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Sunday, March 25, 2018

Reader's Diary #1772- Alootook Ipellie: Arctic Dreams and Nightmares

Not one to normally appreciate magical surrealism, I nonetheless quite enjoyed Alootook Ipellie's Arctic Dreams and Nightmares which is rife with it.

It's still difficult at times to see a larger picture, connections between stories, or even to fathom some of the supernatural elements. Granted, by Ipellie's own description it is meant to be a smorgasbord of ideas based upon his own dreams and nightmares, Inuit legends and myths, and more. Some of my confusion, I don't doubt, is due to my not being part of the Inuit culture.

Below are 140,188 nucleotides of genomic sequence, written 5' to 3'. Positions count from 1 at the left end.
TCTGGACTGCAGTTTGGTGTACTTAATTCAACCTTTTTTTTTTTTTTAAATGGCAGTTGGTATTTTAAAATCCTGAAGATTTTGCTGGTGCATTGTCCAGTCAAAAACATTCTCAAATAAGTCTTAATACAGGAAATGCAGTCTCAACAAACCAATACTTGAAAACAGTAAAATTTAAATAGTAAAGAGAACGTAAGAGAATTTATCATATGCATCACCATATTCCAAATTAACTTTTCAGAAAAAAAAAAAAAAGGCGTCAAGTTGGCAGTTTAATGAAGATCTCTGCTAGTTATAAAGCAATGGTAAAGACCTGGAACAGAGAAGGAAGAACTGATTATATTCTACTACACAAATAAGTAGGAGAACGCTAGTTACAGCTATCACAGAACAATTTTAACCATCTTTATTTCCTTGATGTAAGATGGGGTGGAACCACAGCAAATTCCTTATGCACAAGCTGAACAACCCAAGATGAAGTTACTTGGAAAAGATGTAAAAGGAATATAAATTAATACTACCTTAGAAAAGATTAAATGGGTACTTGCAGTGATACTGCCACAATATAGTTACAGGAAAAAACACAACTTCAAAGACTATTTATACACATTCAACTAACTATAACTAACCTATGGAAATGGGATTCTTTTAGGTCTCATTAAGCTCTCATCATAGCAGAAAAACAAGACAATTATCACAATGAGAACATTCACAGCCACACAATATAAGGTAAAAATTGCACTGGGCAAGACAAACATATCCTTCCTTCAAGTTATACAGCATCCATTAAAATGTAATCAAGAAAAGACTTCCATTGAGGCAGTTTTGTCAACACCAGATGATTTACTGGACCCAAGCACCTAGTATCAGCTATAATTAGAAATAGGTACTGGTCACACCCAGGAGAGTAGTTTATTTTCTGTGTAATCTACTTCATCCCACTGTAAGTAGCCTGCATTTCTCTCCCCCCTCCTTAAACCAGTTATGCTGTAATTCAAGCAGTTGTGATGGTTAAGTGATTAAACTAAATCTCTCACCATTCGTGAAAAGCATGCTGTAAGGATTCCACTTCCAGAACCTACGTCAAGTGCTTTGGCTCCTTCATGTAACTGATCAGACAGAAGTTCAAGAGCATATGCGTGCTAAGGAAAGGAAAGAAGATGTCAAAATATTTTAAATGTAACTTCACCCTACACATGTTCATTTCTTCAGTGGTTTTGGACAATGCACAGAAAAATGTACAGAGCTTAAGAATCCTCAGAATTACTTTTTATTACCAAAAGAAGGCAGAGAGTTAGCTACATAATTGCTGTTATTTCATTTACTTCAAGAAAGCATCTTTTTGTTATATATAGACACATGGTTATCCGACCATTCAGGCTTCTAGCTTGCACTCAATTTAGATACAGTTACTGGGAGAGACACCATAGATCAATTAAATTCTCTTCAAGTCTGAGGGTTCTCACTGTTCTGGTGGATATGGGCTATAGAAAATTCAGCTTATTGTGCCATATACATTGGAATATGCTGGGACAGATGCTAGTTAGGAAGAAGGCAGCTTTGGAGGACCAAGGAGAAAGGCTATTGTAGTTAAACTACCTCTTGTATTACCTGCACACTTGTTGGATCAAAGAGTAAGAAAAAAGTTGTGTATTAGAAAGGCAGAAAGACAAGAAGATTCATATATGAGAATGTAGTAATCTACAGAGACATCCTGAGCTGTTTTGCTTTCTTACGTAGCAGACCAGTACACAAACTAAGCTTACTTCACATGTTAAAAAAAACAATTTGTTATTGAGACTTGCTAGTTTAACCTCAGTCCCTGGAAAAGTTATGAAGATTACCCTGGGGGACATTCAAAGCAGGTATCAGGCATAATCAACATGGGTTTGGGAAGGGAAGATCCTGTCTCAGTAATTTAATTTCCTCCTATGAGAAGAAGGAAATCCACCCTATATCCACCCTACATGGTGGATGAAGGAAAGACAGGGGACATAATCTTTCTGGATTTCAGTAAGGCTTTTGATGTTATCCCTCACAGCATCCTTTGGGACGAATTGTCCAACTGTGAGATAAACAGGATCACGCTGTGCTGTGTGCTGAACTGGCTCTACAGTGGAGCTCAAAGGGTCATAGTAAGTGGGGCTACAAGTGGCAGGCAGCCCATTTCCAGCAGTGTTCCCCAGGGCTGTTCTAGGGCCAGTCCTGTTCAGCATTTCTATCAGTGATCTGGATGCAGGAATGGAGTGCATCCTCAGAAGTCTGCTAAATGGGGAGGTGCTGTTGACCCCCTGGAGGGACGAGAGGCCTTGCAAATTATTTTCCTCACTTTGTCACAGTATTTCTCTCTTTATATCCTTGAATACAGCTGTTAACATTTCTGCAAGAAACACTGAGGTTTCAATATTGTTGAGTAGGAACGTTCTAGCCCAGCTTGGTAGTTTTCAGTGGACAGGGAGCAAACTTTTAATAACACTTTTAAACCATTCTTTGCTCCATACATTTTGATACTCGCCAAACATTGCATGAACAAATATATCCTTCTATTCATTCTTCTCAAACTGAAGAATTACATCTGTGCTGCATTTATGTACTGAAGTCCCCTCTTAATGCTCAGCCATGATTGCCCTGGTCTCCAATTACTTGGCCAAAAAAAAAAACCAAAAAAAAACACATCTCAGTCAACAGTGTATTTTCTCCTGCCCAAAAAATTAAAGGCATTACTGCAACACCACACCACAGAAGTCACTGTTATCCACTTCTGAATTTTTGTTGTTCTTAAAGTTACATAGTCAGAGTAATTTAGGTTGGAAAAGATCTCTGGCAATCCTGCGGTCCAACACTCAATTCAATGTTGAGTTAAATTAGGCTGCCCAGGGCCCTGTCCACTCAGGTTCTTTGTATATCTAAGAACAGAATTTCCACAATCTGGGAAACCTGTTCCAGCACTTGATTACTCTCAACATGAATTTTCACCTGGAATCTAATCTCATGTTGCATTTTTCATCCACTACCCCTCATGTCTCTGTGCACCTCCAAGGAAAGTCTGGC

Still, none of this bothers me or detracts from my enjoyment. Each story in the collection stems first from Ipellie's fantastic (both in the fantasy and the great sense) lined drawings. The cover, if you can see it, features a man with faces on each of his fingertips. This is one of the more tame drawings. On that note, the sheer creativity alone is entrancing. But it also helps that there's a sly sense of humour throughout, especially when Ipellie subverts typical European culture to blend in with the northern Inuit worldview. Christianity, the Russian ballet, Shakespeare, and Brigitte Bardot are but few of such topics that are blended in with hilarious and/or provocative results. But it is still, fortunately, the Inuit culture that is front and center, celebrated, challenged, and explored.

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